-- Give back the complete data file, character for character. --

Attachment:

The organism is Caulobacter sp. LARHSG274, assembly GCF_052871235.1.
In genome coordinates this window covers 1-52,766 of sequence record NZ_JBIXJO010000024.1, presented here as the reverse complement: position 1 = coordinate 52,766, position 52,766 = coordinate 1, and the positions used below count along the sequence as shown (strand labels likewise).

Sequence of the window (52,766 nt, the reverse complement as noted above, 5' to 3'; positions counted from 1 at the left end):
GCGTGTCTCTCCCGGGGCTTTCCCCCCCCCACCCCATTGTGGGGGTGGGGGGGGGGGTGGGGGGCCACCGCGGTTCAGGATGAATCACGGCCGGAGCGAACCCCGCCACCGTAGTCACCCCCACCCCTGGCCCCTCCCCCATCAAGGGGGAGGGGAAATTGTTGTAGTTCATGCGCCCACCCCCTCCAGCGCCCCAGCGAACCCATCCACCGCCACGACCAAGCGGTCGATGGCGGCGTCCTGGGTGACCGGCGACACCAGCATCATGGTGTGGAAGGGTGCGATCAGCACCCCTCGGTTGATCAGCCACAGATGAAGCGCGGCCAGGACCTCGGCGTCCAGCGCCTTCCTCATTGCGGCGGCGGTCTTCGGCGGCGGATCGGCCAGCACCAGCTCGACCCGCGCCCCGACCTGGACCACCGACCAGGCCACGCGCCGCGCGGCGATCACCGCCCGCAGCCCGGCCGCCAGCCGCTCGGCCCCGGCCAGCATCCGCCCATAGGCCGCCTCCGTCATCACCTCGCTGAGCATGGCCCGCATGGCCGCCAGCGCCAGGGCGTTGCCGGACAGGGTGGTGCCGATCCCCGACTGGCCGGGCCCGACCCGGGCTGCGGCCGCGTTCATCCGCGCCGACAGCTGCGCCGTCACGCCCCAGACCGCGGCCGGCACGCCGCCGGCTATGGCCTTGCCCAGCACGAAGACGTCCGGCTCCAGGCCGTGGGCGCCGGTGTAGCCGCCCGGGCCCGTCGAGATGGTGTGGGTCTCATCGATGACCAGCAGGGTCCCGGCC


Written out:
The organism is Caulobacter sp. LARHSG274, assembly GCF_052871235.1.
In genome coordinates this window covers 1-52,766 of sequence record NZ_JBIXJO010000024.1, presented here as the reverse complement: position 1 = coordinate 52,766, position 52,766 = coordinate 1, and the positions used below count along the sequence as shown (strand labels likewise).

Sequence of the window (52,766 nt, the reverse complement as noted above, 5' to 3'; positions counted from 1 at the left end):
GCGTGTCTCTCCCGGGGCTTTCCCCCCCCCACCCCATTGTGGGGGTGGGGGGGGGGGTGGGGGGCCACCGCGGTTCAGGATGAATCACGGCCGGAGCGAACCCCGCCACCGTAGTCACCCCCACCCCTGGCCCCTCCCCCATCAAGGGGGAGGGGAAATTGTTGTAGTTCATGCGCCCACCCCCTCCAGCGCCCCAGCGAACCCATCCACCGCCACGACCAAGCGGTCGATGGCGGCGTCCTGGGTGACCGGCGACACCAGCATCATGGTGTGGAAGGGTGCGATCAGCACCCCTCGGTTGATCAGCCACAGATGAAGCGCGGCCAGGACCTCGGCGTCCAGCGCCTTCCTCATTGCGGCGGCGGTCTTCGGCGGCGGATCGGCCAGCACCAGCTCGACCCGCGCCCCGACCTGGACCACCGACCAGGCCACGCGCCGCGCGGCGATCACCGCCCGCAGCCCGGCCGCCAGCCGCTCGGCCCCGGCCAGCATCCGCCCATAGGCCGCCTCCGTCATCACCTCGCTGAGCATGGCCCGCATGGCCGCCAGCGCCAGGGCGTTGCCGGACAGGGTGGTGCCGATCCCCGACTGGCCGGGCCCGACCCGGGCTGCGGCCGCGTTCATCCGCGCCGACAGCTGCGCCGTCACGCCCCAGACCGCGGCCGGCACGCCGCCGGCTATGGCCTTGCCCAGCACGAAGACGTCCGGCTCCAGGCCGTGGGCGCCGGTGTAGCCGCCCGGGCCCGTCGAGATGGTGTGGGTCTCATCGATGACCAGCAGGGTCCCGGCC